Sunderland student in Sherlock Holmes preservation fight

Dated: 16/05/2012'Happy Birthday... Sherlock Holmes fanatic Caitlin Wilson 21 who studies  English and creative writing at Sunderland Uni is marking the Birthday of his creator Sir Arthur conan Doyle this Monday as part of an  attempt to draw attention to the plight of his home 'Undershaw' whose preservation trust she is a member. #NorthNewsAndPictures/2daymedia
Dated: 16/05/2012'Happy Birthday... Sherlock Holmes fanatic Caitlin Wilson 21 who studies English and creative writing at Sunderland Uni is marking the Birthday of his creator Sir Arthur conan Doyle this Monday as part of an attempt to draw attention to the plight of his home 'Undershaw' whose preservation trust she is a member. #NorthNewsAndPictures/2daymedia
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SUNDERLAND student Caitlin Wilson is helping to save a piece of literary history.

Caitlin, who is studying English and Creative Writing, is Sunderland’s ambassador for the Undershaw Preservation Society, established to protect the house where Sir Arthur Conan Doyle created Sherlock Holmes.

Owner Fossway wants to split the house, in Hindhead, Surrey, into three terraced houses, divided by solid block walls. A judicial review of the proposals begins on Wednesday.

Famous names opposing the plan include Stephen Fry and BBC’s Sherlock co-creators Steven Moffat and Mark Gattis, who is patron of the group.

Caitlin, who is about to complete her degree at the University of Sunderland before beginning a Masters next year, said other authors’ homes had been preserved for the nation, such as Hill Top in the Lake District, the home of Beatrix Potter.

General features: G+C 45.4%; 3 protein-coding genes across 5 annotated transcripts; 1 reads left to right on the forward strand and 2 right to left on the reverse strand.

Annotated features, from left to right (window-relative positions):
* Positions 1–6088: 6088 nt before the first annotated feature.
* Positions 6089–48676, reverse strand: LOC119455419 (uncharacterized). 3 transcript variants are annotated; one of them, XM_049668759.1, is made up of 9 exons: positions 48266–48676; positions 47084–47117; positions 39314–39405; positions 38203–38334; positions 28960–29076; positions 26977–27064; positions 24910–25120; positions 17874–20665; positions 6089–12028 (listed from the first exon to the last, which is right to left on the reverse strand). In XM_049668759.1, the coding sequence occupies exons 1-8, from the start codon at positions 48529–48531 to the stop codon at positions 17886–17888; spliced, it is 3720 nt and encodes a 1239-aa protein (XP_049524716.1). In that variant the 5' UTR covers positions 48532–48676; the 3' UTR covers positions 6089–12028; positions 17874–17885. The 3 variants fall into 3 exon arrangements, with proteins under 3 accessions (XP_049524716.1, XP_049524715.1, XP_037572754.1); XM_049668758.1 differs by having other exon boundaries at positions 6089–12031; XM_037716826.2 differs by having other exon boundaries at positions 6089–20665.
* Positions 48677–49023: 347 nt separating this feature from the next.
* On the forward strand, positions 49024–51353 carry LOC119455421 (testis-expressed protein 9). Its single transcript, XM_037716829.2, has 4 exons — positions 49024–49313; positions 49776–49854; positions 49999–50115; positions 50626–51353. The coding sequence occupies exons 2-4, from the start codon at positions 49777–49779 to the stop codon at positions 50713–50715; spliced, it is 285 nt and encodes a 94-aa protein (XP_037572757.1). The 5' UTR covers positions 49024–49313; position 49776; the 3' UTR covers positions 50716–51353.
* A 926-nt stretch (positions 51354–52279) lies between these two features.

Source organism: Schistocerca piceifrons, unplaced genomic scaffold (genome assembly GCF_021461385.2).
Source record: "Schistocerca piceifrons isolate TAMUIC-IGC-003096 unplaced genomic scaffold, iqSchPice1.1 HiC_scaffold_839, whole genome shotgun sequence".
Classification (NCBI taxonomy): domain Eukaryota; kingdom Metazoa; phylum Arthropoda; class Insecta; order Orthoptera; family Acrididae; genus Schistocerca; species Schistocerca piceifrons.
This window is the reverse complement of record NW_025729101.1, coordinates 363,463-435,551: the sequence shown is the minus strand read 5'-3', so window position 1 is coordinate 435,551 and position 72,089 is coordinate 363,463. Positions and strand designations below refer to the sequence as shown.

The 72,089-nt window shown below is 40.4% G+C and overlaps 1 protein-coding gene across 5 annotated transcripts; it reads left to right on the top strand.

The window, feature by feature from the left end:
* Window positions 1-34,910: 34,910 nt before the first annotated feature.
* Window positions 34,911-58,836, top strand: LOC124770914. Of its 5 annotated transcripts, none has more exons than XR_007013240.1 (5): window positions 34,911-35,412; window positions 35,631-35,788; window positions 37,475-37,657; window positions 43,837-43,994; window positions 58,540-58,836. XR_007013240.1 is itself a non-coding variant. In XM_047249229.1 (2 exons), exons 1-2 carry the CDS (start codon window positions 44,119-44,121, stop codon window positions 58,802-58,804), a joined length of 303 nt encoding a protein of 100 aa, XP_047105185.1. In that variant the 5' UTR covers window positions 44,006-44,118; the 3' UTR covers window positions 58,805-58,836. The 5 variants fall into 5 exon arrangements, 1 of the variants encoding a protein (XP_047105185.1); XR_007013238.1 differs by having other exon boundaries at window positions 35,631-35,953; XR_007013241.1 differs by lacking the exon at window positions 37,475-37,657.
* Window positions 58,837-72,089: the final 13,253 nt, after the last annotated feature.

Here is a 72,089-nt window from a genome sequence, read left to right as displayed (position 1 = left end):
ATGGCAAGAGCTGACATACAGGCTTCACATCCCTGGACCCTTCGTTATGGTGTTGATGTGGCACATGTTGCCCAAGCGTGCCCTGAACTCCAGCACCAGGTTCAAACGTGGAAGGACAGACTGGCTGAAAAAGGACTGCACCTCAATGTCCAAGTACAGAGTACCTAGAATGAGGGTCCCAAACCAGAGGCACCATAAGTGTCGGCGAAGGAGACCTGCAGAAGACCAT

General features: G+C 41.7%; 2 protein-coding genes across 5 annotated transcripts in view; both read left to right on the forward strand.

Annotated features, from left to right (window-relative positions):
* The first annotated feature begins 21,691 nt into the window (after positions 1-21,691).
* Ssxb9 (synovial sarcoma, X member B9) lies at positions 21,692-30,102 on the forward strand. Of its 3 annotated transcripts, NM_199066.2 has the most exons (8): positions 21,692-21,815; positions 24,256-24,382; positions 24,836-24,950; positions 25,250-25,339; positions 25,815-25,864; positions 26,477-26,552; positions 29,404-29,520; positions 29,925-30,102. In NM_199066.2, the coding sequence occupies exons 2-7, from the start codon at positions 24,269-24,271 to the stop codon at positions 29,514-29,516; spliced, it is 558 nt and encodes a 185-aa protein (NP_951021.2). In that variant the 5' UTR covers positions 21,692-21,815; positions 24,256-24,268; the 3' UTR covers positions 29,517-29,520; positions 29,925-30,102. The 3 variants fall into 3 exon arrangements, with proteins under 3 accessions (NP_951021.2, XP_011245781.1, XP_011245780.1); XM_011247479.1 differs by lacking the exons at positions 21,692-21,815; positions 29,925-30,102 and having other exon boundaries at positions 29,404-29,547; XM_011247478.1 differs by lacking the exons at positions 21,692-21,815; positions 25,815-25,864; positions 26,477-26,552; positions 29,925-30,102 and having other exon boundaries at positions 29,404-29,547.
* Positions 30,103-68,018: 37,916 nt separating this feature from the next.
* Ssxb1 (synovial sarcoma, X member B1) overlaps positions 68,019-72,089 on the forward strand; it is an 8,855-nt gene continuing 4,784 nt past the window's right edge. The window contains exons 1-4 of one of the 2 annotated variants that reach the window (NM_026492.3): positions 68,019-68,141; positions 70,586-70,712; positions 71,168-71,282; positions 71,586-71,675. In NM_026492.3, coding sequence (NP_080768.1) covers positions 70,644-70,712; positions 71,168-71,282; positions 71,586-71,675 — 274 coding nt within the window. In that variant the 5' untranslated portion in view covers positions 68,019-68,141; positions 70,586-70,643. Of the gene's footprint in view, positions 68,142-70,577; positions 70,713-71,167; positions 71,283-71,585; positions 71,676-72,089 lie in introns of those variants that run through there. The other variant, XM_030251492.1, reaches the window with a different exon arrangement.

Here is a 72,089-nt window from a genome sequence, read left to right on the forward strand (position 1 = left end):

“Undershaw means a great deal to me and trying to save it means even more,” she said.

“Built for his wife Louise, it was at Undershaw that Sir Arthur Conan Doyle wrote The Hound of the Baskervilles and many of the later Holmes stories. He also entertained other authors such as Bram Stoker, J. M. Barrie, and a young Virginia Woolf there.

“The house itself was a beautiful example of architecture, built in the late 1800s when not many houses were designed by their occupier.

“Knowing that I’m helping to save a part of England’s literary heritage, I feel like I’m doing something worthwhile with my time outside university.

“Although it seems ridiculous that we have to fight to save Undershaw in the first place, with the support of thousands of Holmesians, Doyleans and the public in general, I find it hard not to see a victory for Undershaw in the upcoming Judicial Review.”

Sir Arthur Conan Doyle’s immortal detective has enjoyed renaissance recent years with the hugely popular BBC TV series and two Guy Ritchie films starring Robert Downey Jnr and Jude Law.

Mark Gattis, said: “Having seen Undershaw for the first time, it’s a very depressing and sad experience.

“To fall into this state of disrepair is a national disgrace and we need to do everything possible to let people know that this is happening.”

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